April 28, 2005

Levitt on the waste caused by legalizing abortion:

The impact of legalizing abortion on the crime rate appears beyond the ability of contemporary social science reliably to tease out from the maelstrom of currents roiling American social life over the last 40 years. If you had started looking at the question in 1996, using crime statistics through 1994, the most likely conclusion would have been that legalizing abortion increased crime. Starting in 1999, using statistics from 1997 compared to 1985 (but ignoring the intervening years), Levitt was able to make the case for the opposite conclusion. Judging from data through 2002, however, Levitt's case is once again eroding as the murder rate for 25-34 year olds goes up as the post-legalization cohort enters that group.

My best guess is that legalization worsened crime, but that this effect faded after a number of years as society adjusted. But, that's just a guess.

Instead, the key fact, the under-appreciated take home lesson from this controversy, the observation that Levitt and I agree upon, is that legalizing abortion greatly increased the number of unwanted pregnancies.

Tim Harford writes in The Financial Times of London:

In fact, [Steven D.] Levitt now says that the research made him more pro-life. “I grew up in Minnesota. Very liberal,” he says. “I was just from birth taught to be pro-choice.” But when he discovered while writing the paper that after Roe v Wade the number of abortions rose to nearly 1.5 million a year, and that while the number of births fell, the number of conceptions rose, he thought again. “One in four of the pregnancies which took place were just because people were lazy,” he says. “That’s a lot. That’s a lot of abortions.”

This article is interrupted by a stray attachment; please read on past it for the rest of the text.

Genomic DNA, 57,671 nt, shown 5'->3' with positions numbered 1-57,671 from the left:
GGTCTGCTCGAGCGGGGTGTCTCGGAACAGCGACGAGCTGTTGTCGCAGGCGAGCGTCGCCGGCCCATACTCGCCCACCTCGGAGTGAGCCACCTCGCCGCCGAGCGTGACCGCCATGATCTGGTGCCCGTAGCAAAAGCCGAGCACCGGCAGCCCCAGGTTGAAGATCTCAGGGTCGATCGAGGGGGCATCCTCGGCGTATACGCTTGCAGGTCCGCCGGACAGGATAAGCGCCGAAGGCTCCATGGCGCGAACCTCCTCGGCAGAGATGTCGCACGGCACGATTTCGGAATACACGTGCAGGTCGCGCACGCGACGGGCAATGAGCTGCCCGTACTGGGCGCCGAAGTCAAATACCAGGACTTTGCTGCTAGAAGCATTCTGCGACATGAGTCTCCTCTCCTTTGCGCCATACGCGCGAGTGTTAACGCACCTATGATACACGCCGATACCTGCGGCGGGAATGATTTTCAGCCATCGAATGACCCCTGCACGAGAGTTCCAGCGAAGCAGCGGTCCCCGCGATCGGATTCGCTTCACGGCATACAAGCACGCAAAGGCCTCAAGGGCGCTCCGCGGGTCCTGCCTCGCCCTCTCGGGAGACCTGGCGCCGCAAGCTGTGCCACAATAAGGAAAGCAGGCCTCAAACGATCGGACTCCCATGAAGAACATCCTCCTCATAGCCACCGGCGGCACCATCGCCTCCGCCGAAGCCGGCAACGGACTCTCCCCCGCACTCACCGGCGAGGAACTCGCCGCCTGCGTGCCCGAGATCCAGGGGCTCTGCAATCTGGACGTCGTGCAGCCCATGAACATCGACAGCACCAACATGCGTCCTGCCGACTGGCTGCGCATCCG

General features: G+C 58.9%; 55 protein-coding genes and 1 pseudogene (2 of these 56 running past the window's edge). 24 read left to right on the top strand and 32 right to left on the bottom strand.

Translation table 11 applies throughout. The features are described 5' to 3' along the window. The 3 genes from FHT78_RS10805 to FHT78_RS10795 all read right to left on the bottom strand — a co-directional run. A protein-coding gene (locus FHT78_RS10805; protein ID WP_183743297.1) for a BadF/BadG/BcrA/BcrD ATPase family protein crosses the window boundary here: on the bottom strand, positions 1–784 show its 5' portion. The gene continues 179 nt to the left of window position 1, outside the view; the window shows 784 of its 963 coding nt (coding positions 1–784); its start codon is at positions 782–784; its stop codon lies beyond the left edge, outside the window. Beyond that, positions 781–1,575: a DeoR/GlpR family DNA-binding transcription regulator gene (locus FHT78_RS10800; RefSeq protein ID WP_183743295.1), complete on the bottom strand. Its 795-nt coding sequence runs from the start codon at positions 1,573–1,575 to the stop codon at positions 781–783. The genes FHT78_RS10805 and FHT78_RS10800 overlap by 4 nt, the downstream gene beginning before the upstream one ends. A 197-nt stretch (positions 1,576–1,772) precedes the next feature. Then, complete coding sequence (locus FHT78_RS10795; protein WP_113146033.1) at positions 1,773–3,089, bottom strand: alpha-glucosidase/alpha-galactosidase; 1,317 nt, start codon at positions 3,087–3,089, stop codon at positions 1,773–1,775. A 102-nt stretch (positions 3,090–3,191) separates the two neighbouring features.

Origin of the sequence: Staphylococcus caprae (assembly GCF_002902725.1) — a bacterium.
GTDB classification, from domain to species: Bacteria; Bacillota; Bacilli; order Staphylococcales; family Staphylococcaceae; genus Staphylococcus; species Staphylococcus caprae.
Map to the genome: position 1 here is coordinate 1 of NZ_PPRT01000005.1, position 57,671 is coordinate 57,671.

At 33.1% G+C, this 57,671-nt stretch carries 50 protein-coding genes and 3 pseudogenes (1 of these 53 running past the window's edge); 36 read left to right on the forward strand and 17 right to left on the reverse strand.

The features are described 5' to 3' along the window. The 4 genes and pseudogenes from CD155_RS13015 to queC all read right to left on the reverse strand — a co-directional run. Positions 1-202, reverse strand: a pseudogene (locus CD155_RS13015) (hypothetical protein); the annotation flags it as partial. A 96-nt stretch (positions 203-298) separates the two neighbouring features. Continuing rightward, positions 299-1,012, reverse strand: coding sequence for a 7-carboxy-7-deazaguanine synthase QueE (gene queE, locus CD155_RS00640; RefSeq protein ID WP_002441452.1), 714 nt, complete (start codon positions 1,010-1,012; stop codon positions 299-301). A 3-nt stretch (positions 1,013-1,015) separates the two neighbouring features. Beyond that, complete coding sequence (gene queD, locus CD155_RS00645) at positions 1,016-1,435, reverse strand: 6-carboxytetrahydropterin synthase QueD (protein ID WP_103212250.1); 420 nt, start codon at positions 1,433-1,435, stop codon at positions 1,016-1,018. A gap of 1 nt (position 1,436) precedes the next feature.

Of course, that fact undermines the persuasiveness of Levitt's assumption that abortion cut crime by reducing the number of unwanted births. Because legalizing abortion caused tens of millions of conceptions that wouldn't have happened otherwise, the overall impact on who actually got born becomes extremely hard to model. Levitt's simplistic assumption that legalization improved the quality of parents and children, which is the key to the popularity of his argument, thus drops in plausibility from a sure-thing to a nobody-knows.

My published articles are archived at iSteve.com -- Steve Sailer

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